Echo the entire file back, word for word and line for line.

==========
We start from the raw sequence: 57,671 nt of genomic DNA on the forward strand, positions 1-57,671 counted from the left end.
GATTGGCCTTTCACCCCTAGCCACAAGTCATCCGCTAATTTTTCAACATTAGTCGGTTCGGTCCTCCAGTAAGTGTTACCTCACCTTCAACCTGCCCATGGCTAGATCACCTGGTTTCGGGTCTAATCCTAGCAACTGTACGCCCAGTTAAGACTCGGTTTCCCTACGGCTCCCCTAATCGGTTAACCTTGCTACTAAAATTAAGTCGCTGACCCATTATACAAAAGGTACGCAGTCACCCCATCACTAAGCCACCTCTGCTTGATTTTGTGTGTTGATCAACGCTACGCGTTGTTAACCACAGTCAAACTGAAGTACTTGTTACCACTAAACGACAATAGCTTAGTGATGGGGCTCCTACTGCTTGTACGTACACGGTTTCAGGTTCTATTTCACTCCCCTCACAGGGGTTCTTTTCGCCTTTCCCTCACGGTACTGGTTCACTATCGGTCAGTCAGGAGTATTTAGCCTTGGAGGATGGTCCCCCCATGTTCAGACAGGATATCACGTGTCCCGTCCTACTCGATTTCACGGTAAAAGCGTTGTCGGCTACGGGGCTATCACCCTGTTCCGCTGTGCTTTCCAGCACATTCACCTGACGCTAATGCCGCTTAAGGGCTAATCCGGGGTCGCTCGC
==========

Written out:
We start from the raw sequence: 57,671 nt of genomic DNA on the forward strand, positions 1-57,671 counted from the left end.
GATTGGCCTTTCACCCCTAGCCACAAGTCATCCGCTAATTTTTCAACATTAGTCGGTTCGGTCCTCCAGTAAGTGTTACCTCACCTTCAACCTGCCCATGGCTAGATCACCTGGTTTCGGGTCTAATCCTAGCAACTGTACGCCCAGTTAAGACTCGGTTTCCCTACGGCTCCCCTAATCGGTTAACCTTGCTACTAAAATTAAGTCGCTGACCCATTATACAAAAGGTACGCAGTCACCCCATCACTAAGCCACCTCTGCTTGATTTTGTGTGTTGATCAACGCTACGCGTTGTTAACCACAGTCAAACTGAAGTACTTGTTACCACTAAACGACAATAGCTTAGTGATGGGGCTCCTACTGCTTGTACGTACACGGTTTCAGGTTCTATTTCACTCCCCTCACAGGGGTTCTTTTCGCCTTTCCCTCACGGTACTGGTTCACTATCGGTCAGTCAGGAGTATTTAGCCTTGGAGGATGGTCCCCCCATGTTCAGACAGGATATCACGTGTCCCGTCCTACTCGATTTCACGGTAAAAGCGTTGTCGGCTACGGGGCTATCACCCTGTTCCGCTGTGCTTTCCAGCACATTCACCTGACGCTAATGCCGCTTAAGGGCTAATCCGGGGTCGCTCGC